Retro Futurism: The R5 E and its Buzzing Technoid Heritage
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Yes, it’s a retro-design, and we have seen a lot of those in the past decade, but this one is different. It’s not simply “retro”, it’s “francais- retro-futuristic”, evoking a period of French style that will not leave any Design lover’s eye dry. An Era that had a profound love affair with technology and Space travel. An Olympian age when cars carried the name of goddesses, presidential limousines sported Neptune’s Trident in front grilles and Maserati in their name, when Shapes and Sounds preferably had the attribute “supersonic” attached to it. A time when people in turtleneck jumpers and thick rimmed glasses travelled with the velocity of sound on the Concorde, holding tumblers full of whiskey in their hands and superior looks on their faces. When kinetic artists like Victor Vasarely were asked to create the Logos of huge companies like Citroen. When intellectualism and playfulness were often more a unity than a discrepancy.

The pride of the great French nation was something we Germans were never allowed to develop, whilst its style was something we could never achieve. French technology has always had different attributes ascribed to it compared to their German counterpart: it has been described as cool, experimental, glamorous, playful yet masculine, and somehow aloof. German technology is sober, respectable, unadventurous yet excellent, reliable and worthy, somehow down to earth. Even our sportiest car, the Porsche 911 has all these traits.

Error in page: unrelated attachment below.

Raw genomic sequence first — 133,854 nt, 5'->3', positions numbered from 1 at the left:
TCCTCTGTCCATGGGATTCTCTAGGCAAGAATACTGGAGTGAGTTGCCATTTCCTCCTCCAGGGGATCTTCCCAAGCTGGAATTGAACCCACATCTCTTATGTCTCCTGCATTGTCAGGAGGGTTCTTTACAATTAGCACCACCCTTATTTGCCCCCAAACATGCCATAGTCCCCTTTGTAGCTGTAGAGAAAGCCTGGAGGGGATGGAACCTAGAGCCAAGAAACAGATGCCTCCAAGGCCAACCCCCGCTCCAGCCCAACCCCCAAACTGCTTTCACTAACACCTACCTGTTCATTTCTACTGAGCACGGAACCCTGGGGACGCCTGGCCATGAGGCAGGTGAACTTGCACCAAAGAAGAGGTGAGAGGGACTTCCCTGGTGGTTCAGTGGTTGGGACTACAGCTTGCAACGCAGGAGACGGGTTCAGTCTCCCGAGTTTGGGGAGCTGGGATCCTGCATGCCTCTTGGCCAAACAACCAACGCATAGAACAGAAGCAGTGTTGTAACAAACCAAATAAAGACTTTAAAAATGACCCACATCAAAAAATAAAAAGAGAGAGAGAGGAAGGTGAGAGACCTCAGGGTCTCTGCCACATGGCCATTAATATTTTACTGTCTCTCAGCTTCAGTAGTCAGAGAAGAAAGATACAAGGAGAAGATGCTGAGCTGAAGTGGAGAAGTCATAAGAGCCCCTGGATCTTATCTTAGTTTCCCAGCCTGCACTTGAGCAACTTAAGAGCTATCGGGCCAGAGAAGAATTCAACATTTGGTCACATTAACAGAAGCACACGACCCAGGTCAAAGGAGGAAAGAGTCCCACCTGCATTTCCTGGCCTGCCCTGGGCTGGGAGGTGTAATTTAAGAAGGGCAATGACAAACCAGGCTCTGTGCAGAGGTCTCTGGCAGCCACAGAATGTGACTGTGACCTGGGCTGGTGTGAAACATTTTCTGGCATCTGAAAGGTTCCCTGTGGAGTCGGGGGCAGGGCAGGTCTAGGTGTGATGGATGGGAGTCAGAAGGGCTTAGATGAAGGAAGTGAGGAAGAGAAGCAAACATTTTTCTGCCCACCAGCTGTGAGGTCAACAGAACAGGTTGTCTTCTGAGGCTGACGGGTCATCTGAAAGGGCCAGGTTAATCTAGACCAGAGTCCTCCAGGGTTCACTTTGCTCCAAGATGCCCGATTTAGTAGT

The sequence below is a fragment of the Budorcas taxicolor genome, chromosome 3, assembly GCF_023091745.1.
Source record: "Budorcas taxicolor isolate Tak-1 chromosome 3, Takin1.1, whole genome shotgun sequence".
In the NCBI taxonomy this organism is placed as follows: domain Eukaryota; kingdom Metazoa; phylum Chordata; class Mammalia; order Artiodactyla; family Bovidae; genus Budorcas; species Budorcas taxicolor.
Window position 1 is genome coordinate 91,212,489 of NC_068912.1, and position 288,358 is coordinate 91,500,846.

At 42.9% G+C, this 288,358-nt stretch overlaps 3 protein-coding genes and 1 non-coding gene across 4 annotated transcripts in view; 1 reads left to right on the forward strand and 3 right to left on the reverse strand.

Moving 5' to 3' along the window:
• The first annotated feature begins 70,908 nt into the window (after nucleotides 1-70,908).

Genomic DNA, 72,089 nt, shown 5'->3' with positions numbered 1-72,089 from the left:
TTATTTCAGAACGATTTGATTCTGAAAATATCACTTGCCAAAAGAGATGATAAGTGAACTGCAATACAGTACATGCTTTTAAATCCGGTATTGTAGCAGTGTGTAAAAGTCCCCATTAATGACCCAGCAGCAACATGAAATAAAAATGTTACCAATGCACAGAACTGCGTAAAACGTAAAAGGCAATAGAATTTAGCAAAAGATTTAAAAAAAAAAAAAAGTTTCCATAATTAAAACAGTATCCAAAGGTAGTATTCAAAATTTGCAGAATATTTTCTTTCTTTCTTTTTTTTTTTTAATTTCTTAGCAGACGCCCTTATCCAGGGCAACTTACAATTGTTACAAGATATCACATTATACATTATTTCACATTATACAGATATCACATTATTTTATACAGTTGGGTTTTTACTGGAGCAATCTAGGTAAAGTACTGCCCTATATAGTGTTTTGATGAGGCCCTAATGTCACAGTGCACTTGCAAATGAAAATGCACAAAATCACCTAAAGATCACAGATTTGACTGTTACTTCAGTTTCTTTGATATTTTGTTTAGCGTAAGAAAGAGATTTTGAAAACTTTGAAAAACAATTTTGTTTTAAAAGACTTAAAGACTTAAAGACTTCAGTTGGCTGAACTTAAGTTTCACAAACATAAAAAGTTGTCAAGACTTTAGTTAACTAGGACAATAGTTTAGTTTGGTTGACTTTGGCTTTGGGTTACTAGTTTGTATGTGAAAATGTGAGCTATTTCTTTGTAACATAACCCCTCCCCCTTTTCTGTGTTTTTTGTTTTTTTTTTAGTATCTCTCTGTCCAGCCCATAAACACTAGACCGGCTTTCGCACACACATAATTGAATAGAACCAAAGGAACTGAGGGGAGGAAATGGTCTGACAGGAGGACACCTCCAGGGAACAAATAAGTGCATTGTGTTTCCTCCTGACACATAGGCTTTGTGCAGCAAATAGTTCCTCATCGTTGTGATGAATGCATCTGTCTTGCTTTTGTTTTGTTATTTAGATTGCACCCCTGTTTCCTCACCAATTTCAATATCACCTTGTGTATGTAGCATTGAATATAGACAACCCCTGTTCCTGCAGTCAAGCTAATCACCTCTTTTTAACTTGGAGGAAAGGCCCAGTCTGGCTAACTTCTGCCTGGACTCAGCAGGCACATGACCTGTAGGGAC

Now back to this clean little R5 electric prototype, grandchild of the ingenious people's carrier the R5, grandnephew of the mega-machine the R5 Turbo. Even down to the smallest details like its modernized yet strangely familiar and nostalgic Logo, it plays on the Alphabet of forms and colors brought to us by its ancestor. Many of you probably know that yellow is not actually the national color of French racing cars, that would be the blue hue of the Matra race cars or Alpine prototypes. Yellow is Belgium's race color whilst yellow and black is Cuba's.

But how many of us will recall the famous yellow and black Elf livery of the legendary time of group B rallying and associate it with French cars? I bet most of us do. That’s why this little prototype does well with its alluring yellow paint, black accents, and red stripes, carrying perhaps a promise of a new Renault R5 Turbo? This eighties icon with its square looks and unapologetically wide fenders, borrowing a hint of ferociousness from its world class winning champion the Alpine R5 Turbo, beating the Golf GTI, with a fearsome reputation made us teenagers’ shudder with awe. That’s why the reference to the stripy nostalgic Logo, recalling Op Art and futuristic typography of the Renault Lettering looks like the Buzzing of power cables. I don't quite know how they did it, but all the Detailing on the car seem to be supercharged. Wired- and suddenly I have the technoid sounds of Jean- Michel Jarre in my ears.

If all these Connotations appear like lightening in my mind, simply by looking at flat pictures of a little city car, I wonder what will happen if I encounter the real thing, with its hopefully unreal acceleration. Looking at the French cars of recent years, especially those created under Gilles Vidal, formerly responsible for the beautiful designs of Peugeot and who’s signature is on the R5 prototype, I believe we will have a lot of fun with whatever will come out of the French design studios in the future. Let's hope we will see them on the road too.

© Renault